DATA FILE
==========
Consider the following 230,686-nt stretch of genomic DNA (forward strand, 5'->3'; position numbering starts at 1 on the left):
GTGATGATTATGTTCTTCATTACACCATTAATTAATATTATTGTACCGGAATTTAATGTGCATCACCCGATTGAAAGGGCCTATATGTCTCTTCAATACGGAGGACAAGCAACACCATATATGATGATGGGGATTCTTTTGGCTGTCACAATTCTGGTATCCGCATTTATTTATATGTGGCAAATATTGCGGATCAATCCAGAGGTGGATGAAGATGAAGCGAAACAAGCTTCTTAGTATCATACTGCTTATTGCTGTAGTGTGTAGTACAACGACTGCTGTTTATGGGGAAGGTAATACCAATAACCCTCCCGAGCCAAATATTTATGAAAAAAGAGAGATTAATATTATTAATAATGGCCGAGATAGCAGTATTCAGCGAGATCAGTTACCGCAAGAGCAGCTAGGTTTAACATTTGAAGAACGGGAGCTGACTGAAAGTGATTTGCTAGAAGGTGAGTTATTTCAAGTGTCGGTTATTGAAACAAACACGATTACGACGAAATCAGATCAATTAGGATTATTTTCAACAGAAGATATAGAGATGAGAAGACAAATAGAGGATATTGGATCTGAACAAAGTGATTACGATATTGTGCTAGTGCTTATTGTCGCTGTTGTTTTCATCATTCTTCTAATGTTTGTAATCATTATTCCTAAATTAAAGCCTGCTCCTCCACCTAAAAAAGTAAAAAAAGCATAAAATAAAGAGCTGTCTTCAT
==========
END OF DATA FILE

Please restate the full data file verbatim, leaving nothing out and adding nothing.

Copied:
Consider the following 230,686-nt stretch of genomic DNA (forward strand, 5'->3'; position numbering starts at 1 on the left):
GTGATGATTATGTTCTTCATTACACCATTAATTAATATTATTGTACCGGAATTTAATGTGCATCACCCGATTGAAAGGGCCTATATGTCTCTTCAATACGGAGGACAAGCAACACCATATATGATGATGGGGATTCTTTTGGCTGTCACAATTCTGGTATCCGCATTTATTTATATGTGGCAAATATTGCGGATCAATCCAGAGGTGGATGAAGATGAAGCGAAACAAGCTTCTTAGTATCATACTGCTTATTGCTGTAGTGTGTAGTACAACGACTGCTGTTTATGGGGAAGGTAATACCAATAACCCTCCCGAGCCAAATATTTATGAAAAAAGAGAGATTAATATTATTAATAATGGCCGAGATAGCAGTATTCAGCGAGATCAGTTACCGCAAGAGCAGCTAGGTTTAACATTTGAAGAACGGGAGCTGACTGAAAGTGATTTGCTAGAAGGTGAGTTATTTCAAGTGTCGGTTATTGAAACAAACACGATTACGACGAAATCAGATCAATTAGGATTATTTTCAACAGAAGATATAGAGATGAGAAGACAAATAGAGGATATTGGATCTGAACAAAGTGATTACGATATTGTGCTAGTGCTTATTGTCGCTGTTGTTTTCATCATTCTTCTAATGTTTGTAATCATTATTCCTAAATTAAAGCCTGCTCCTCCACCTAAAAAAGTAAAAAAAGCATAAAATAAAGAGCTGTCTTCAT